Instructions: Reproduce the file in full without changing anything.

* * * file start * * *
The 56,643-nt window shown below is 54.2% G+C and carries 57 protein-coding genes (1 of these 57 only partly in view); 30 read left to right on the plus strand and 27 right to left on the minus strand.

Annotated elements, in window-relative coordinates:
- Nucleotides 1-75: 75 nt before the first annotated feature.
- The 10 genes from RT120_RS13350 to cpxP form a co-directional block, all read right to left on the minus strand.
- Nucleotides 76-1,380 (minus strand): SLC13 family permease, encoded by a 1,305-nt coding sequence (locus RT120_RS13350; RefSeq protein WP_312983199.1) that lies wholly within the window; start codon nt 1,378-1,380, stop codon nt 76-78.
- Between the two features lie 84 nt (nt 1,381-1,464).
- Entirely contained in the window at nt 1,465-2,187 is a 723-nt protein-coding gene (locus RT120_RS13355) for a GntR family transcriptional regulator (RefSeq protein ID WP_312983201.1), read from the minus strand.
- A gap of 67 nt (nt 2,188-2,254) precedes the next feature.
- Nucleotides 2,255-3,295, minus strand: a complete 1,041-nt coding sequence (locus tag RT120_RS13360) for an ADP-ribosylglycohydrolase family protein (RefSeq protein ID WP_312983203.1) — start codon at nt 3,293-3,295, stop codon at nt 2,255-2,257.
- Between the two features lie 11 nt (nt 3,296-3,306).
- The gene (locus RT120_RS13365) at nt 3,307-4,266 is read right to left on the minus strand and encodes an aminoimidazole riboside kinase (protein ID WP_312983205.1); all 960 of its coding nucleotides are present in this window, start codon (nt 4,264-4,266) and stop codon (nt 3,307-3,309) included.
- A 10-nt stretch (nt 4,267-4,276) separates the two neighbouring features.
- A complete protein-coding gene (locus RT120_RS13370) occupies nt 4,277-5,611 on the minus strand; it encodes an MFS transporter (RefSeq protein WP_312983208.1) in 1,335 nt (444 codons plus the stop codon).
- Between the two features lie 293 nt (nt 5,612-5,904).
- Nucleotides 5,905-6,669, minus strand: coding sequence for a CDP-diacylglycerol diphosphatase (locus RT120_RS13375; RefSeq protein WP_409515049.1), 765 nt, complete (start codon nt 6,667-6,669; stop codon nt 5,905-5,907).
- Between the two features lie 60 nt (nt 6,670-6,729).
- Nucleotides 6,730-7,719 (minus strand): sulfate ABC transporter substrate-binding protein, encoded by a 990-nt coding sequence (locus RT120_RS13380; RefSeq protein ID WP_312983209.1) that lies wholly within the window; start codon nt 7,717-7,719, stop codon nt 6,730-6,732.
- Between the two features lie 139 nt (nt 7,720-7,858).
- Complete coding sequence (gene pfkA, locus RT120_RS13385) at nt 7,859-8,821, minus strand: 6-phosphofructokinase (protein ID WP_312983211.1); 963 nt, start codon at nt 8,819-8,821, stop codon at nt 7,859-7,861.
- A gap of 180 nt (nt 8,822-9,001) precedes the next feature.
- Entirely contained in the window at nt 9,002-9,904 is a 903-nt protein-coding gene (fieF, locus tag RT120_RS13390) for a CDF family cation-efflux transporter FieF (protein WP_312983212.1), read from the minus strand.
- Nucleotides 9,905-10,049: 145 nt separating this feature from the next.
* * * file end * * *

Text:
The 56,643-nt window shown below is 54.2% G+C and carries 57 protein-coding genes (1 of these 57 only partly in view); 30 read left to right on the plus strand and 27 right to left on the minus strand.

Annotated elements, in window-relative coordinates:
- Nucleotides 1-75: 75 nt before the first annotated feature.
- The 10 genes from RT120_RS13350 to cpxP form a co-directional block, all read right to left on the minus strand.
- Nucleotides 76-1,380 (minus strand): SLC13 family permease, encoded by a 1,305-nt coding sequence (locus RT120_RS13350; RefSeq protein WP_312983199.1) that lies wholly within the window; start codon nt 1,378-1,380, stop codon nt 76-78.
- Between the two features lie 84 nt (nt 1,381-1,464).
- Entirely contained in the window at nt 1,465-2,187 is a 723-nt protein-coding gene (locus RT120_RS13355) for a GntR family transcriptional regulator (RefSeq protein ID WP_312983201.1), read from the minus strand.
- A gap of 67 nt (nt 2,188-2,254) precedes the next feature.
- Nucleotides 2,255-3,295, minus strand: a complete 1,041-nt coding sequence (locus tag RT120_RS13360) for an ADP-ribosylglycohydrolase family protein (RefSeq protein ID WP_312983203.1) — start codon at nt 3,293-3,295, stop codon at nt 2,255-2,257.
- Between the two features lie 11 nt (nt 3,296-3,306).
- The gene (locus RT120_RS13365) at nt 3,307-4,266 is read right to left on the minus strand and encodes an aminoimidazole riboside kinase (protein ID WP_312983205.1); all 960 of its coding nucleotides are present in this window, start codon (nt 4,264-4,266) and stop codon (nt 3,307-3,309) included.
- A 10-nt stretch (nt 4,267-4,276) separates the two neighbouring features.
- A complete protein-coding gene (locus RT120_RS13370) occupies nt 4,277-5,611 on the minus strand; it encodes an MFS transporter (RefSeq protein WP_312983208.1) in 1,335 nt (444 codons plus the stop codon).
- Between the two features lie 293 nt (nt 5,612-5,904).
- Nucleotides 5,905-6,669, minus strand: coding sequence for a CDP-diacylglycerol diphosphatase (locus RT120_RS13375; RefSeq protein WP_409515049.1), 765 nt, complete (start codon nt 6,667-6,669; stop codon nt 5,905-5,907).
- Between the two features lie 60 nt (nt 6,670-6,729).
- Nucleotides 6,730-7,719 (minus strand): sulfate ABC transporter substrate-binding protein, encoded by a 990-nt coding sequence (locus RT120_RS13380; RefSeq protein ID WP_312983209.1) that lies wholly within the window; start codon nt 7,717-7,719, stop codon nt 6,730-6,732.
- Between the two features lie 139 nt (nt 7,720-7,858).
- Complete coding sequence (gene pfkA, locus RT120_RS13385) at nt 7,859-8,821, minus strand: 6-phosphofructokinase (protein ID WP_312983211.1); 963 nt, start codon at nt 8,819-8,821, stop codon at nt 7,859-7,861.
- A gap of 180 nt (nt 8,822-9,001) precedes the next feature.
- Entirely contained in the window at nt 9,002-9,904 is a 903-nt protein-coding gene (fieF, locus tag RT120_RS13390) for a CDF family cation-efflux transporter FieF (protein WP_312983212.1), read from the minus strand.
- Nucleotides 9,905-10,049: 145 nt separating this feature from the next.